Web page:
7 ‘90s Celebs Who Went Broke

Just like slap-on bracelets, Tamagotchis and skinny eyebrows, we thought these ‘90s stars would be around forever — but alas, it was not meant to be. Here are 7 stars whose popularity, along with their fortunes, faded out once that glorious decade was over.

Brendan Fraser

Back in the ‘90s, Brendan Fraser seemed destined for a long career as a versatile leading man. Whether he was playing a dim but loveable hero in George of the Jungle, a dashing adventurer in The Mummy or a contemplative intellectual in School Ties, Fraser seemed to be able to do it all; but it turns out the one thing he couldn’t do was sustain it.

In the decade that followed, the roles dwindled along with his hairline and in 2013, Fraser asked a Connecticut court to reduce his $50,000 a month alimony payments to keep him from going completely broke. Someone for the love of god help this man out and make Monkeybone 2 happen!

s_bukley / Shutterstock.com

s_bukley / Shutterstock.com

Toni Braxton

This R&B sweetheart is no stranger to financial trouble, having filed for bankruptcy in 1998 and again in 2010. The “Un-Break My Heart” songstress mostly blames the exploitative music industry for her woes, claiming that their habit of doling out advances kept her in debt. She also claimed that she was only paid a measly $1,972 in royalties for her first album despite it earning more than $170 million worldwide. The singer did own up to having an addiction to home décor, saying she “kind of lost it a little” when it came to buying dishes, sheets and Faberge eggs.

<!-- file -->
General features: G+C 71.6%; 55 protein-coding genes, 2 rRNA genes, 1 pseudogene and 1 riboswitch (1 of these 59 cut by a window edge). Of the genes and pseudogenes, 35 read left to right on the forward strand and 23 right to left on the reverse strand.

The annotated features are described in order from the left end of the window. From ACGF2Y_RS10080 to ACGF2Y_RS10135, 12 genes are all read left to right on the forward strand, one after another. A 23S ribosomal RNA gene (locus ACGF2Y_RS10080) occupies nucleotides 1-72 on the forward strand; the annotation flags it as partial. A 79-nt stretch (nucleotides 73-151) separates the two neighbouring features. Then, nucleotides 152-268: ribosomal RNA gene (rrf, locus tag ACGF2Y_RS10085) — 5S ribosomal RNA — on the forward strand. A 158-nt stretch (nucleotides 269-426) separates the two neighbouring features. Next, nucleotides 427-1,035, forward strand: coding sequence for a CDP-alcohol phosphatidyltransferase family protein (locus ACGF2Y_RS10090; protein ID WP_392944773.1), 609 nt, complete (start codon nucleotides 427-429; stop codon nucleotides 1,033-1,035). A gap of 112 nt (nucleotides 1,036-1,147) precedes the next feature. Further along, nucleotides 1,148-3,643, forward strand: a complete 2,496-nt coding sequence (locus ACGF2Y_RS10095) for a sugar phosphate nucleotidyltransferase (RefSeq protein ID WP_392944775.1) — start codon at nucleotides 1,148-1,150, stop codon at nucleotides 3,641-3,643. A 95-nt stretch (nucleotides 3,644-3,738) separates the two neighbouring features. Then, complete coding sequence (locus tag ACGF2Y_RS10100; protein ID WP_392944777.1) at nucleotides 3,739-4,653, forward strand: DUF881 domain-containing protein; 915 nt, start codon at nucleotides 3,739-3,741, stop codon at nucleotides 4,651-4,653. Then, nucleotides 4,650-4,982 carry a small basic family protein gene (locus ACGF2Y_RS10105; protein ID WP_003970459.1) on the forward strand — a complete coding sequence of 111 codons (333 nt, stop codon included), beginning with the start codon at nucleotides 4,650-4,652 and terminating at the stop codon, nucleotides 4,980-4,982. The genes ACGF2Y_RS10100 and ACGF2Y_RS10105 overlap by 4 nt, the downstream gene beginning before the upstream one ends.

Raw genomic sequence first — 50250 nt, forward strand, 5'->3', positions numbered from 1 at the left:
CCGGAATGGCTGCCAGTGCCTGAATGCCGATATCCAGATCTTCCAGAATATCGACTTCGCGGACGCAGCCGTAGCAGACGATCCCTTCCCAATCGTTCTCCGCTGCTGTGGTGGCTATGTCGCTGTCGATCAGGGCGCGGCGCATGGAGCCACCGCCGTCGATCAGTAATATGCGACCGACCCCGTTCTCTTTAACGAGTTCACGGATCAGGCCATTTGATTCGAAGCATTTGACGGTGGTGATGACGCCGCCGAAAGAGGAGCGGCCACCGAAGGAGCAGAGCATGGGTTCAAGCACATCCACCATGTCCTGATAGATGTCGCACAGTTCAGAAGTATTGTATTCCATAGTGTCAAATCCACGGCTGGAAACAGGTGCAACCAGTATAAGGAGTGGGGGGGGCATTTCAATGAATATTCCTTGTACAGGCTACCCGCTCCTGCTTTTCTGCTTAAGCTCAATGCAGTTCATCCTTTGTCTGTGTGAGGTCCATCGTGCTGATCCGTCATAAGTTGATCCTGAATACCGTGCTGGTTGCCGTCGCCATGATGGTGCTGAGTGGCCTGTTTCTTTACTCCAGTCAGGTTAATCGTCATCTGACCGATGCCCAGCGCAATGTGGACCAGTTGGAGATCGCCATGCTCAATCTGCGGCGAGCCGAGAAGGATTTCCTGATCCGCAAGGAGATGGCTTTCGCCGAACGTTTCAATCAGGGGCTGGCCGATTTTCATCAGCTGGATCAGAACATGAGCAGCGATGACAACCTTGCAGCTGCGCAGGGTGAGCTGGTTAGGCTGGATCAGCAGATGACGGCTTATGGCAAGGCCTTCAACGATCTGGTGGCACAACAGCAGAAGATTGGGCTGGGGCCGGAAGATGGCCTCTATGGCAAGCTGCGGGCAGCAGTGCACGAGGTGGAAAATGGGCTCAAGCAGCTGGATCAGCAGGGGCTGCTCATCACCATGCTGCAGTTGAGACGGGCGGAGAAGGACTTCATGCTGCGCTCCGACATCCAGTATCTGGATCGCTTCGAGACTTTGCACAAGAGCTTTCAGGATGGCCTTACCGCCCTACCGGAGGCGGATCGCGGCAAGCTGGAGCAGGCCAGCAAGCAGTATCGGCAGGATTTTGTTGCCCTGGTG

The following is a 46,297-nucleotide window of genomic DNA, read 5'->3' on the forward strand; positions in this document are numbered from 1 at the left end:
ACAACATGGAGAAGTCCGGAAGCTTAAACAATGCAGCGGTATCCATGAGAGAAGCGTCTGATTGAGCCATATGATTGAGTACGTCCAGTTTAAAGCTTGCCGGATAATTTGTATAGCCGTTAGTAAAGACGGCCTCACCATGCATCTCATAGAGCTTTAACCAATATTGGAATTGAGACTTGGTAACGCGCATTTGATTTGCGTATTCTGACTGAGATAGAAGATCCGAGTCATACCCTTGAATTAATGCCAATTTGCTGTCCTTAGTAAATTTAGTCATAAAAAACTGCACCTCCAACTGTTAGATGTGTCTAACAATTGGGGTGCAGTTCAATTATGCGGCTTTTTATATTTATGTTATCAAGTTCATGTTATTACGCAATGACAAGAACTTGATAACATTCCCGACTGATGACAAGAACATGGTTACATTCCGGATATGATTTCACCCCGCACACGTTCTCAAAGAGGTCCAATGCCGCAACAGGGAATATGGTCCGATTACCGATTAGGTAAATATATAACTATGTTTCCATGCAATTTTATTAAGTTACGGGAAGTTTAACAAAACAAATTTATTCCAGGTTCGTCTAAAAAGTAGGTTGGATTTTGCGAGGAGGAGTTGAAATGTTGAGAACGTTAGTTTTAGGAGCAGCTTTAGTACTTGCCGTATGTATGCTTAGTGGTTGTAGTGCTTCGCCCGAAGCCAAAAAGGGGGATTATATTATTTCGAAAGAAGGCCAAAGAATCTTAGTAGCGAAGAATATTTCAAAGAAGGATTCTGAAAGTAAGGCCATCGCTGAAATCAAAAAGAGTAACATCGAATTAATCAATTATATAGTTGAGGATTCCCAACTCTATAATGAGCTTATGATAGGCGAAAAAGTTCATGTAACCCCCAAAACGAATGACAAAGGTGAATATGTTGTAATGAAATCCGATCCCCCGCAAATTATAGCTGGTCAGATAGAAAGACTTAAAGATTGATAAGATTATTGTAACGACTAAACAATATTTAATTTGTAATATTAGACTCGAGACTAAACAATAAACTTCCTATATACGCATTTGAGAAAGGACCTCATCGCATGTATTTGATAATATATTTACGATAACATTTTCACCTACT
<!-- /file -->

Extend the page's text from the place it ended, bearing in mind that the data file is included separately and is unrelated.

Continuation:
Featureflash / Shutterstock.com

Featureflash / Shutterstock.com

Jose Canseco

Your old collection of ‘90s baseball cards might be worth more than Jose Canseco himself nowadays. The six-time All-Star and double World Series champ filed for Chapter 7 bankruptcy in Nevada in 2012, citing less than $21,000 in assets and $1.7 million in liabilities. He also owed more than half a million to the IRS and blames the government for his woes, even going so far as to pen a guest column for Vice Magazine called, “I’m Broke and It’s the Government’s Fault”. In it he poses the question, “If the government prints its own money, why are we in debt?” which explains why he’s so terrible with money.

Featureflash / Shutterstock.com

Featureflash / Shutterstock.com

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